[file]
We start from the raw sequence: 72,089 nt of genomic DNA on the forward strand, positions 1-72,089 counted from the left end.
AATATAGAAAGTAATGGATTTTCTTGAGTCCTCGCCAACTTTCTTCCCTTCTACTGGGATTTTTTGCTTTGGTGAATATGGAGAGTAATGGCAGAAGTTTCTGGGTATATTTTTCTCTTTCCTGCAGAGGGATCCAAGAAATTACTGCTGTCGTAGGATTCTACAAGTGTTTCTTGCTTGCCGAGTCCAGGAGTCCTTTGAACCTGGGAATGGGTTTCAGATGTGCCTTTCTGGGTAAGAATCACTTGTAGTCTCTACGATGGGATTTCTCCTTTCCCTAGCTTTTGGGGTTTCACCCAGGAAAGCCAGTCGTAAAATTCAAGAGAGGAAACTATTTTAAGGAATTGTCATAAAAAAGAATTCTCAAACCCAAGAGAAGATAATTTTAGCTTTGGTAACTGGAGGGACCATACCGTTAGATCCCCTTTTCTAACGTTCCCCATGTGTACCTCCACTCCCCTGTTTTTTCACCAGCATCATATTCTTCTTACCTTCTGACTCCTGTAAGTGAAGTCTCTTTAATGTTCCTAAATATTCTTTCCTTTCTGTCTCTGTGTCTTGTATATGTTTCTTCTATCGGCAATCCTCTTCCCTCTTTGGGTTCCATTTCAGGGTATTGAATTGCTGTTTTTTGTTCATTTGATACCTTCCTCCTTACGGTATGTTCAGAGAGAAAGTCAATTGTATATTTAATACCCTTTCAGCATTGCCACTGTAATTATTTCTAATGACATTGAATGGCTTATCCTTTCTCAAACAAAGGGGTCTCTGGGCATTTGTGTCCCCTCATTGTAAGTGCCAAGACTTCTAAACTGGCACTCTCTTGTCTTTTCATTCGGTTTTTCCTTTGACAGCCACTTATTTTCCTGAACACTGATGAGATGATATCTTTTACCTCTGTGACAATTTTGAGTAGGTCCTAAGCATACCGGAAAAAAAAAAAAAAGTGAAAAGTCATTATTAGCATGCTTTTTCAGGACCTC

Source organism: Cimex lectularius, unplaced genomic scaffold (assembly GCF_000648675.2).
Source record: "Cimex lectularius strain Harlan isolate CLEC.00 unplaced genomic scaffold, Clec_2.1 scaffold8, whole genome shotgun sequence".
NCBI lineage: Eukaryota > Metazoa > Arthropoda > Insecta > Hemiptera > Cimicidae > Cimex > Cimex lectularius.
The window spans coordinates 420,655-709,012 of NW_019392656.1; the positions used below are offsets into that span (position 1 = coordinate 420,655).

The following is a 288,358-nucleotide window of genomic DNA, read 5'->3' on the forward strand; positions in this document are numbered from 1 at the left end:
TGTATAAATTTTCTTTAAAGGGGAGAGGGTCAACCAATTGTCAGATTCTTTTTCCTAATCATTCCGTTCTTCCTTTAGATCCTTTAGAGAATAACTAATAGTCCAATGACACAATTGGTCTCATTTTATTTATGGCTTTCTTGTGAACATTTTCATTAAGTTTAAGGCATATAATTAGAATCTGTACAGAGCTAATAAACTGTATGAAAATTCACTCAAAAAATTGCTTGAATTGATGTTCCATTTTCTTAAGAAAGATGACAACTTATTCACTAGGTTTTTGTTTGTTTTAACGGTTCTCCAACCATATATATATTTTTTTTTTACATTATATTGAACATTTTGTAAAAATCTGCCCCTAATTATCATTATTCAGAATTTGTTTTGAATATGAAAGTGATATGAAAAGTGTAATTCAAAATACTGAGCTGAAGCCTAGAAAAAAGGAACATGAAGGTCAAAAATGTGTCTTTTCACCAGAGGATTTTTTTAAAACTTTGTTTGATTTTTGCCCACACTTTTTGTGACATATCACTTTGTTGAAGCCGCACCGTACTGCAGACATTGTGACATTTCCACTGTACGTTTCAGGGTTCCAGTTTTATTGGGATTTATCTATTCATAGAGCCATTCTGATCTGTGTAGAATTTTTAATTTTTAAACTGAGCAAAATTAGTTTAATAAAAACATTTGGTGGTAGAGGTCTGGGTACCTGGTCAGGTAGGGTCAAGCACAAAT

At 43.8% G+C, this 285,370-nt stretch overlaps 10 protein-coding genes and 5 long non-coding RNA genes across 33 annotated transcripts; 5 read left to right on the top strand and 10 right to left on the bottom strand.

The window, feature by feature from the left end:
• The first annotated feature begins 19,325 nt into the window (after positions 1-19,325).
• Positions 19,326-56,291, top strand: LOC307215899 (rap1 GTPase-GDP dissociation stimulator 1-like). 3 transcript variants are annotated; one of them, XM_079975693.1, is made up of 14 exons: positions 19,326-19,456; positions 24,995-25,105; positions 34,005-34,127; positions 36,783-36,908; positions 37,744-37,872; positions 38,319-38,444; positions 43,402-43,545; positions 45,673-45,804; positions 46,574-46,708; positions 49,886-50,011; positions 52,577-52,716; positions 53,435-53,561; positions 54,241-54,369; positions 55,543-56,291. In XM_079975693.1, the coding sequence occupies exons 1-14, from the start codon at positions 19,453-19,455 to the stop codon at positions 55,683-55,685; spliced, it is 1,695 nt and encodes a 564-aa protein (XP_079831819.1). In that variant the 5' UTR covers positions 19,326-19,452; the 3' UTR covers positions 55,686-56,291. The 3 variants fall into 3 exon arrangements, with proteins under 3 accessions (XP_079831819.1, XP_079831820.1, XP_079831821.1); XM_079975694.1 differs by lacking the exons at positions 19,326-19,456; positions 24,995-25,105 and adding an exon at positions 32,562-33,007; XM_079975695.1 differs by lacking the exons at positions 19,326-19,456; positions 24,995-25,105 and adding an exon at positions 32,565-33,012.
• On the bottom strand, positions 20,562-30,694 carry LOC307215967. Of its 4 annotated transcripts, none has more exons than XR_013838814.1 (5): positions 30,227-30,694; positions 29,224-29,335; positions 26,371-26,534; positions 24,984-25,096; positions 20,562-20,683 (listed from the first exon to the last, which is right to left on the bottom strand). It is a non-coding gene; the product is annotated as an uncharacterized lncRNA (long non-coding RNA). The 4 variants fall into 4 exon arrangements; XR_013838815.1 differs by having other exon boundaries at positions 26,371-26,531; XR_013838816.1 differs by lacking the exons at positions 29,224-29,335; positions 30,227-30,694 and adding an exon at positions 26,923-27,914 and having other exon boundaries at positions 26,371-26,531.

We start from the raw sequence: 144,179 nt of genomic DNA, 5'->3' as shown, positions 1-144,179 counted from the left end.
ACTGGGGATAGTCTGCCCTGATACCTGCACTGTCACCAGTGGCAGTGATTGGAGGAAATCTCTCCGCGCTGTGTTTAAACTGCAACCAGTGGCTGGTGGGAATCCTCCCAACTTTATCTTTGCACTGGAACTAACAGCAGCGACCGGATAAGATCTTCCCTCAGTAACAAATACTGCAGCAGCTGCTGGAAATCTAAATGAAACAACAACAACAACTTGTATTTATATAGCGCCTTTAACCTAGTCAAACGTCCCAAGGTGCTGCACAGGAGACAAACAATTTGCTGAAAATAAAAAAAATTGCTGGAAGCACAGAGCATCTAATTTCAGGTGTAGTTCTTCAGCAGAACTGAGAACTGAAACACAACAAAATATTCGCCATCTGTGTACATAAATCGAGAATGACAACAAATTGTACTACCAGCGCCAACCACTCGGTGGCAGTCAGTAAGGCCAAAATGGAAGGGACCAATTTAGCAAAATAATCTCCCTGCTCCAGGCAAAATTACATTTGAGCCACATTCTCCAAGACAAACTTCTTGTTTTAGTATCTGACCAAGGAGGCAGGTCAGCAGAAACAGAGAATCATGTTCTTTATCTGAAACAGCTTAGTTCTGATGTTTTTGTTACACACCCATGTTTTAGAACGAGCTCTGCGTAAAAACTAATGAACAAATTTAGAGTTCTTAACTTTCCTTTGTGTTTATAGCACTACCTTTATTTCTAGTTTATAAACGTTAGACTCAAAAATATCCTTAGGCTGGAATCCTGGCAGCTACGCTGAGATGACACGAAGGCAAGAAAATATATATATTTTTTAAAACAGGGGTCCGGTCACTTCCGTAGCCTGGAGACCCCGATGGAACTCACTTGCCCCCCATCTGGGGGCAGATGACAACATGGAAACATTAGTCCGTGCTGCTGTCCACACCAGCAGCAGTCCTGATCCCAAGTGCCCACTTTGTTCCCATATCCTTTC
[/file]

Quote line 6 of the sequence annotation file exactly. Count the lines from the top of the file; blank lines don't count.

The window spans coordinates 420,655-709,012 of NW_019392656.1; the positions used below are offsets into that span (position 1 = coordinate 420,655).